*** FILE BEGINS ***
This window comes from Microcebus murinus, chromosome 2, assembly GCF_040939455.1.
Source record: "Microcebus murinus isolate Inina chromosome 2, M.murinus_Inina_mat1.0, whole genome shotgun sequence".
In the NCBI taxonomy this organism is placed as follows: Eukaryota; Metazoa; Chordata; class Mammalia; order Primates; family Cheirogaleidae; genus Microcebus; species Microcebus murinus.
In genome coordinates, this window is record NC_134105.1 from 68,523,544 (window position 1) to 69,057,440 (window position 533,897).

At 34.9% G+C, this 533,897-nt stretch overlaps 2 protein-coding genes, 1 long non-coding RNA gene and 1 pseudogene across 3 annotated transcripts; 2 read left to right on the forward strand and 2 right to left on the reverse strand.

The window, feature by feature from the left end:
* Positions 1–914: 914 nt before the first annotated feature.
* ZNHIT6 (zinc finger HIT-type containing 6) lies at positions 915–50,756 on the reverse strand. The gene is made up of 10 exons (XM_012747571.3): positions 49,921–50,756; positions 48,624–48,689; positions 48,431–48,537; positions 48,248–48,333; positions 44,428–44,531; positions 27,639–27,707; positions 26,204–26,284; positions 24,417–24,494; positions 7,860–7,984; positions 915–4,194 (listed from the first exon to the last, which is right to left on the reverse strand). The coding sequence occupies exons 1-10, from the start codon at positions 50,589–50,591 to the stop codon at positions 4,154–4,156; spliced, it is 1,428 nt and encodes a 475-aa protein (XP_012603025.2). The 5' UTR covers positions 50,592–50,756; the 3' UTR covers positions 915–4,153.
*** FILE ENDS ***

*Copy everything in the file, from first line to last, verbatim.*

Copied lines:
This window comes from Microcebus murinus, chromosome 2, assembly GCF_040939455.1.
Source record: "Microcebus murinus isolate Inina chromosome 2, M.murinus_Inina_mat1.0, whole genome shotgun sequence".
In the NCBI taxonomy this organism is placed as follows: Eukaryota; Metazoa; Chordata; class Mammalia; order Primates; family Cheirogaleidae; genus Microcebus; species Microcebus murinus.
In genome coordinates, this window is record NC_134105.1 from 68,523,544 (window position 1) to 69,057,440 (window position 533,897).

At 34.9% G+C, this 533,897-nt stretch overlaps 2 protein-coding genes, 1 long non-coding RNA gene and 1 pseudogene across 3 annotated transcripts; 2 read left to right on the forward strand and 2 right to left on the reverse strand.

The window, feature by feature from the left end:
* Positions 1–914: 914 nt before the first annotated feature.
* ZNHIT6 (zinc finger HIT-type containing 6) lies at positions 915–50,756 on the reverse strand. The gene is made up of 10 exons (XM_012747571.3): positions 49,921–50,756; positions 48,624–48,689; positions 48,431–48,537; positions 48,248–48,333; positions 44,428–44,531; positions 27,639–27,707; positions 26,204–26,284; positions 24,417–24,494; positions 7,860–7,984; positions 915–4,194 (listed from the first exon to the last, which is right to left on the reverse strand). The coding sequence occupies exons 1-10, from the start codon at positions 50,589–50,591 to the stop codon at positions 4,154–4,156; spliced, it is 1,428 nt and encodes a 475-aa protein (XP_012603025.2). The 5' UTR covers positions 50,592–50,756; the 3' UTR covers positions 915–4,153.